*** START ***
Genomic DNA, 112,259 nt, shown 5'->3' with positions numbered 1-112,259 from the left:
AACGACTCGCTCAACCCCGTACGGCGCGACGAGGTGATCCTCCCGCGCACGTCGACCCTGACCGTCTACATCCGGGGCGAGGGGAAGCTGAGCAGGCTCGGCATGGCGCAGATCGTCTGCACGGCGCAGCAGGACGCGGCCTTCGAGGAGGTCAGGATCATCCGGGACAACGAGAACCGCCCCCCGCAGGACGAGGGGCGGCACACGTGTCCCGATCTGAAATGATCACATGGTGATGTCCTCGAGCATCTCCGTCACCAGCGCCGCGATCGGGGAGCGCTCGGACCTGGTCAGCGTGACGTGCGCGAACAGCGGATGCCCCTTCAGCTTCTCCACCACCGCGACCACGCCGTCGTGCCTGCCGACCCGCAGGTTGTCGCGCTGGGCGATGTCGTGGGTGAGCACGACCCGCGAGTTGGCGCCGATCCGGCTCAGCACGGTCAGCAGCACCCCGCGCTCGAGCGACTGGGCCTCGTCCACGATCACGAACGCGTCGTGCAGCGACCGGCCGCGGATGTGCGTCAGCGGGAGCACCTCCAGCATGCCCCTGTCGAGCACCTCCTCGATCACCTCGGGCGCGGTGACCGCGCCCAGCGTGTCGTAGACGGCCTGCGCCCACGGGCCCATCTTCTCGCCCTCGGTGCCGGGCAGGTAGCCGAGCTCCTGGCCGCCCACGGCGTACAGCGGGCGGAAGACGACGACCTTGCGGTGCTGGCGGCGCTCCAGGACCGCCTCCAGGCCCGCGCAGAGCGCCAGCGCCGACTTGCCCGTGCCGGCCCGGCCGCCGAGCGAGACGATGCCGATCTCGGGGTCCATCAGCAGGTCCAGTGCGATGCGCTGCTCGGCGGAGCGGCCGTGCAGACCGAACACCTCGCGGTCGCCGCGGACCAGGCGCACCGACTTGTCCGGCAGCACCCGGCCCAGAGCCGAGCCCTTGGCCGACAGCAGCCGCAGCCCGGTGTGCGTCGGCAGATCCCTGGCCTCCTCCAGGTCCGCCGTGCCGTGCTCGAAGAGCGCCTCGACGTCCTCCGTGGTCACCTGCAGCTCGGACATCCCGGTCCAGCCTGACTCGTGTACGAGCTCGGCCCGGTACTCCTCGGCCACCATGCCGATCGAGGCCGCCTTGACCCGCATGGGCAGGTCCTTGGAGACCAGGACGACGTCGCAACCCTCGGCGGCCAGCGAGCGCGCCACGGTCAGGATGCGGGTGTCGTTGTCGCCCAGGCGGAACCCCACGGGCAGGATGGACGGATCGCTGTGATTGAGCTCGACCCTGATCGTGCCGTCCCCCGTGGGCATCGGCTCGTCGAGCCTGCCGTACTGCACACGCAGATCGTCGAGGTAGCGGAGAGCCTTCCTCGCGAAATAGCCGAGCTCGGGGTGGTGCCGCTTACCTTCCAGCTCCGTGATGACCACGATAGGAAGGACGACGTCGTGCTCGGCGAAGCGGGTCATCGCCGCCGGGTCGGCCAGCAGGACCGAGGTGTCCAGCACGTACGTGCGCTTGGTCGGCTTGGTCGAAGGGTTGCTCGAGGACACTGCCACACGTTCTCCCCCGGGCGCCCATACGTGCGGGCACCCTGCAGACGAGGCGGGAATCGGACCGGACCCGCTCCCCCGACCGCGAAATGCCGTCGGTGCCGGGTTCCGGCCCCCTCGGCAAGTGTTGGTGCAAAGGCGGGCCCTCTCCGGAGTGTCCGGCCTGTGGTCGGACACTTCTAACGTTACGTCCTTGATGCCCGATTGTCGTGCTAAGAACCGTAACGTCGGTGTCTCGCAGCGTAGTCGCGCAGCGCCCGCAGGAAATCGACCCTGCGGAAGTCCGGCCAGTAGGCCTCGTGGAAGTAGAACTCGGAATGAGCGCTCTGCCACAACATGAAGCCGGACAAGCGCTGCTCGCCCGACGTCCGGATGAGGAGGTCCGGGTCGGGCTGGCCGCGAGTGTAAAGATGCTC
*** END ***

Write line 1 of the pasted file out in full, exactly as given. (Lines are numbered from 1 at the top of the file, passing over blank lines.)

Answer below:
Genomic DNA, 112,259 nt, shown 5'->3' with positions numbered 1-112,259 from the left: